Pubdate: Mon, 12 Jan 2009
Source: Irish Times, The (Ireland)
Copyright: 2009 The Irish Times
Author: Conor Lally


INTERVIEW : Although successes continue in the fight  against crime, 
the commissioner is concerned by a rise  in gangland violence

IRELAND IS becoming a more violent country with more  people than 
ever willing to resort to fatal shootings  or stabbings to settle 
drug-related or personal  disputes, Garda Commissioner Fachtna Murphy has said.

Recent murders committed by teenagers were an  indication that the 
age profile of some of those  engaging in extreme violence was getting lower.

In an interview, Murphy said that, although gangland  murders were 
proving difficult to solve, the force was  enjoying very considerable 
success fighting the drugs  trade.

He also insisted the public were unaware of the number  of fatal gun 
attacks that had been thwarted by gardai  after intelligence was 
gathered and preventive  operations put in place.

"I see drugs as a key factor in crime," he said. "I can  vouch for 
what the guards will be doing; we'll be  focusing our efforts on the 
supply side. But I think  there's a bigger problem here. We as a 
society, we as a  nation, need to be working harder on thdemand [side]."

Drugs were being seized daily, particularly cocaine and  heroin, he 
said. Gardai were also seizing large numbers  of guns linked to the 
drugs trade.

"Life seems to be cheaper," he said of gangland  murders. "These 
people are prepared to go further to  establish their patch."

He said gardai trying to fight the drugs trade were  helped by the 
fact that gang members needed to  transport often large quantities of 
drugs. This  resulted in opportunities to intercept consignments.

However, fatal shootings like the double murder of  Michael Cronin 
and James Moloney in Dublin last  Wednesday could be carried out much 
more quickly and  discreetly.

"People are using handguns in a lot of these shootings.  They are 
easily concealed, small weapons."

If a killing was carried out, and the weapon disposed  of and no 
forensic evidence left at the scene, the  crime would be very 
difficult to solve. But he would  not become "dispirited" because 
some crimes were hard  to solve. Nor would he "bury [his] head in the 
sand" in  relation to the amount of drugs still "swashing  around".

The investigations in the 1990s into the murders of  Veronica Guerin 
and Det Gerry McCabe were "tedious and  painstaking" but had resulted 
in convictions. The  inquiry into the murder of Shane Geoghegan in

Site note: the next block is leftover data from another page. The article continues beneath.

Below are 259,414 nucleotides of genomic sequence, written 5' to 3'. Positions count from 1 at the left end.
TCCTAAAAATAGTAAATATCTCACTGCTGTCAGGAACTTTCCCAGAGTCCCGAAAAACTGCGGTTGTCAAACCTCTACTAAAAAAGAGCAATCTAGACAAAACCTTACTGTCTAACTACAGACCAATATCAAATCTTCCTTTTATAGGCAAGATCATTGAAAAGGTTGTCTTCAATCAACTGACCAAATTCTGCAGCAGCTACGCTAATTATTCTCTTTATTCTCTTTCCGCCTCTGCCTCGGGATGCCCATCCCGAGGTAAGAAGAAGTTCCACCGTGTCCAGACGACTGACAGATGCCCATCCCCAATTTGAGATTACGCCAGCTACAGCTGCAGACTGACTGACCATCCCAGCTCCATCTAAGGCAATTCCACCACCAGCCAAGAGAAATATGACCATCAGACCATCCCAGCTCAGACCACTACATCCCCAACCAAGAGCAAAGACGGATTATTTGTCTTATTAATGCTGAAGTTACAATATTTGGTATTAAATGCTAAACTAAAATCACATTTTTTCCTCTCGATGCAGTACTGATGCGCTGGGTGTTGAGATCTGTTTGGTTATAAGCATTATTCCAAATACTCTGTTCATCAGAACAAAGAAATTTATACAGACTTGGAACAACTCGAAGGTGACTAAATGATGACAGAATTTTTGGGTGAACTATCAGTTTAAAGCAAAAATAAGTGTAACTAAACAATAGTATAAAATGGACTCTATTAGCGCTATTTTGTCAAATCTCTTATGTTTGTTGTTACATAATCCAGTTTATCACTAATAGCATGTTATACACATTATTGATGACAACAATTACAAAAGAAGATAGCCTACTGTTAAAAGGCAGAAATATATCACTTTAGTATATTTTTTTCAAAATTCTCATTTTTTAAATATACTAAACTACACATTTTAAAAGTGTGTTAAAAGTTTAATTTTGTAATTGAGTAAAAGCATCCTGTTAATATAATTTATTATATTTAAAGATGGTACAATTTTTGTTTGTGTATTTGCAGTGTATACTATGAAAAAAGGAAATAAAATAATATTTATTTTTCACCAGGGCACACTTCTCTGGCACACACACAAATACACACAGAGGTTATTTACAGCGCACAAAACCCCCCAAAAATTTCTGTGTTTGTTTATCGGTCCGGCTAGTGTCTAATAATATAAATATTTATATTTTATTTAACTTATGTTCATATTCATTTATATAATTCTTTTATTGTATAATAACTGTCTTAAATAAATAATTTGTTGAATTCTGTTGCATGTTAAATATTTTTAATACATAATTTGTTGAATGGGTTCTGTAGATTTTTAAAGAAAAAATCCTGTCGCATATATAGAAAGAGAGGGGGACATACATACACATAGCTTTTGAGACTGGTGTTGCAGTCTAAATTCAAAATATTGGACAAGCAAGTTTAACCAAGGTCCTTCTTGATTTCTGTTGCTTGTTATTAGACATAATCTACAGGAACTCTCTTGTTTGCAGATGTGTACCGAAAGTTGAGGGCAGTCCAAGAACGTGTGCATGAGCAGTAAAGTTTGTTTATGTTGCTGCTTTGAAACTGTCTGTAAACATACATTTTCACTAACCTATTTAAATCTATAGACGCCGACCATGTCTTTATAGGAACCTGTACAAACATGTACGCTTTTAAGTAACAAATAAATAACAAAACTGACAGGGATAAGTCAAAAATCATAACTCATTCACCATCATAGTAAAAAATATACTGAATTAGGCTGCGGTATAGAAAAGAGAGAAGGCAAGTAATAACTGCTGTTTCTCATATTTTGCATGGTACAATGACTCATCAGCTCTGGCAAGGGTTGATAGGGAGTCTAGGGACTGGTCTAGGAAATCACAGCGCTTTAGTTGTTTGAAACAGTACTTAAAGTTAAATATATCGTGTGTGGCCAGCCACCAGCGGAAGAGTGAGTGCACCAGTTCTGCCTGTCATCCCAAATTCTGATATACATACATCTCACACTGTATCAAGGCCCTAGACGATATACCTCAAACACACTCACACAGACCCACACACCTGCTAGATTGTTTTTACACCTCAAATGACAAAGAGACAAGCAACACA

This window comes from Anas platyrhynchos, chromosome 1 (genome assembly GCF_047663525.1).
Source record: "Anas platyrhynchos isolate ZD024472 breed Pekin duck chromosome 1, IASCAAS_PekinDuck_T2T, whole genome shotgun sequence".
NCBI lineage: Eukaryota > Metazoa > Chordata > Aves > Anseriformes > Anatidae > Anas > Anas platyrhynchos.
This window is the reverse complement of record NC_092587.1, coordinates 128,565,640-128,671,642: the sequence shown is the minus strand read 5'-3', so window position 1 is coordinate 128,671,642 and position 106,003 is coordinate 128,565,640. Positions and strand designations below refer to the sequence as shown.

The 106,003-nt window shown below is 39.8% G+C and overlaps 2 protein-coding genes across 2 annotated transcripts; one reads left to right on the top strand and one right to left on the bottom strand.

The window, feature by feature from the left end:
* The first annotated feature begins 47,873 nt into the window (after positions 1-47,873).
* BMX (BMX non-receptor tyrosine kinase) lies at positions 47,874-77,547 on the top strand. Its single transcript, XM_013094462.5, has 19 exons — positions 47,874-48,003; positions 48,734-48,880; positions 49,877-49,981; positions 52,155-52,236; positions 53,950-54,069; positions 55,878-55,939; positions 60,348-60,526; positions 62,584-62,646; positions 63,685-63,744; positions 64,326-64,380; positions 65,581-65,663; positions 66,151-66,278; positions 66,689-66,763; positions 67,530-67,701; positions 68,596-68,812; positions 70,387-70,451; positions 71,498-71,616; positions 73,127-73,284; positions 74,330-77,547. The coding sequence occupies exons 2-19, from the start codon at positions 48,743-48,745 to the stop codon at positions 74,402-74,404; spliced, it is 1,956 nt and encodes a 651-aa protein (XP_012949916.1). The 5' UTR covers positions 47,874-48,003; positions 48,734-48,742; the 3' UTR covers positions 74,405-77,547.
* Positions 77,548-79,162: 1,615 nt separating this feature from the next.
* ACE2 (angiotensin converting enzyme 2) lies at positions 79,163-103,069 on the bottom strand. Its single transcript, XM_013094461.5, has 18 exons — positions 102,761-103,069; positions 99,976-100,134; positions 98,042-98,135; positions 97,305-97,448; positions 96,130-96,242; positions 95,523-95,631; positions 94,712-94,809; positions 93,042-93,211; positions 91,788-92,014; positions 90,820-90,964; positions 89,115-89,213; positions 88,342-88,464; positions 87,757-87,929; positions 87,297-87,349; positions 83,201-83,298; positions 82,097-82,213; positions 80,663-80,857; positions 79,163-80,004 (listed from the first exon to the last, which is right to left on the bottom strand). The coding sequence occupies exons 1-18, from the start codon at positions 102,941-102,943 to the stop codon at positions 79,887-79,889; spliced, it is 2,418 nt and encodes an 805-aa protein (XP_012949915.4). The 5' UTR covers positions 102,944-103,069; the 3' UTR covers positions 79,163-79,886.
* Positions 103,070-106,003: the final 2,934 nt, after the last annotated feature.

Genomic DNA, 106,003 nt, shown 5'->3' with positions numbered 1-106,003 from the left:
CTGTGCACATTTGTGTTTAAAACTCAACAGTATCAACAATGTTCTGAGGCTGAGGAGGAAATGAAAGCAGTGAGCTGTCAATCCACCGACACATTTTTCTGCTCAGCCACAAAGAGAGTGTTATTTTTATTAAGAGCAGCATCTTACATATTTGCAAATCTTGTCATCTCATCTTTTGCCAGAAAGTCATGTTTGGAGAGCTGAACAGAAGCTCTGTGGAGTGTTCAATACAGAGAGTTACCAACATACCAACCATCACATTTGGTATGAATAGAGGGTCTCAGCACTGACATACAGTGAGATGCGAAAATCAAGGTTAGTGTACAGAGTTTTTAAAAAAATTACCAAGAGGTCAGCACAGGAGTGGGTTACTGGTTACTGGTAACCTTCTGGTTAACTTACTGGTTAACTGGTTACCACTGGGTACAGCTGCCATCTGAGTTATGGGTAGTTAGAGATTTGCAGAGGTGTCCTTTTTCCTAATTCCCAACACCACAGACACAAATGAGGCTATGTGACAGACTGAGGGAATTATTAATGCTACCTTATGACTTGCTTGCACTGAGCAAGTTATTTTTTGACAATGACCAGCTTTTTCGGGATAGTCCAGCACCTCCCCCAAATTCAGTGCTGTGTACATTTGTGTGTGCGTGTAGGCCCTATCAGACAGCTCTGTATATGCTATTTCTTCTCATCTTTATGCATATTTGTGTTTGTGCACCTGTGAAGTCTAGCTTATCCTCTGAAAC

Limerick  in November would be the same.

He believed a proposed ban on handguns would help Irish  society from 
developing an entrenched gun culture.  High-visibility community 
policing would also help  people overcome the fear of giving evidence 
in court  that could secure convictions against gangland  criminals.

"I very much appreciate why people would be afraid to  come forward," 
Mr Murphy said. "I would appreciate how  difficult it would be for 
somebody to uproot from a  local community and to go to live in 
another country  [under the witness protection programme]."

He was not convinced the downturn in the economy would  result in 
crime rates climbing higher. Some categories,  such as burglary, had 
increased last year, but these  always fluctuated "a percentage or 
two" from year to  year.

Alcohol consumption was fuelling a lot of street  violence and he 
welcomed measures in the Intoxicating  Liquor Act that extended the 
Garda's powers to seize  drink from young people.

He also believed mooted legislation on surveillance  being used as 
evidence in court would aid the fight  against organised gangs.

He said the decision to give all Garda members pepper  sprays was a 
reflection of the increased level of  assaults they were now dealing with.

He was greatly encouraged by the falling homicide rate;  to 49 cases 
last year, compared with 78 in 2007. While  this could be seen as a 
barometer on the effectiveness  of the force, the number of gangland 
gun murders, at 19  last year, was a cause for concern.

The homicide rate last year was still too high. Many of  the attacks 
last year and in 2007 involved the use of  knives or were domestic 
killings. "I would be concerned  about the propensity to resort to 
violence that seems  to be out there, particularly among our young 
males,"  Mr Murphy said.

On knife crime, he said: "I was disappointed to note  that over the 
Christmas period An Garda Siochana had to  investigate a number of 
[stabbing or domestic] murders.  I can't have a Garda member sitting 
in every living  room in the country."

"There's no doubt about it, young people are prepared  to be 
aggressive. It seems that frequently in recent  times it's been taken 
to a higher level, particularly  with a number of stabbings taking place."

He was hopeful a knife awareness campaign to be rolled  out this year 
would help educate young people as to the  dangers of carrying the 
weapons. The campaign would at  first focus on Dublin, Cork and 
Limerick, three places  where the need to tackle knife crime was greatest.
- ---
MAP posted-by: Jay Bergstrom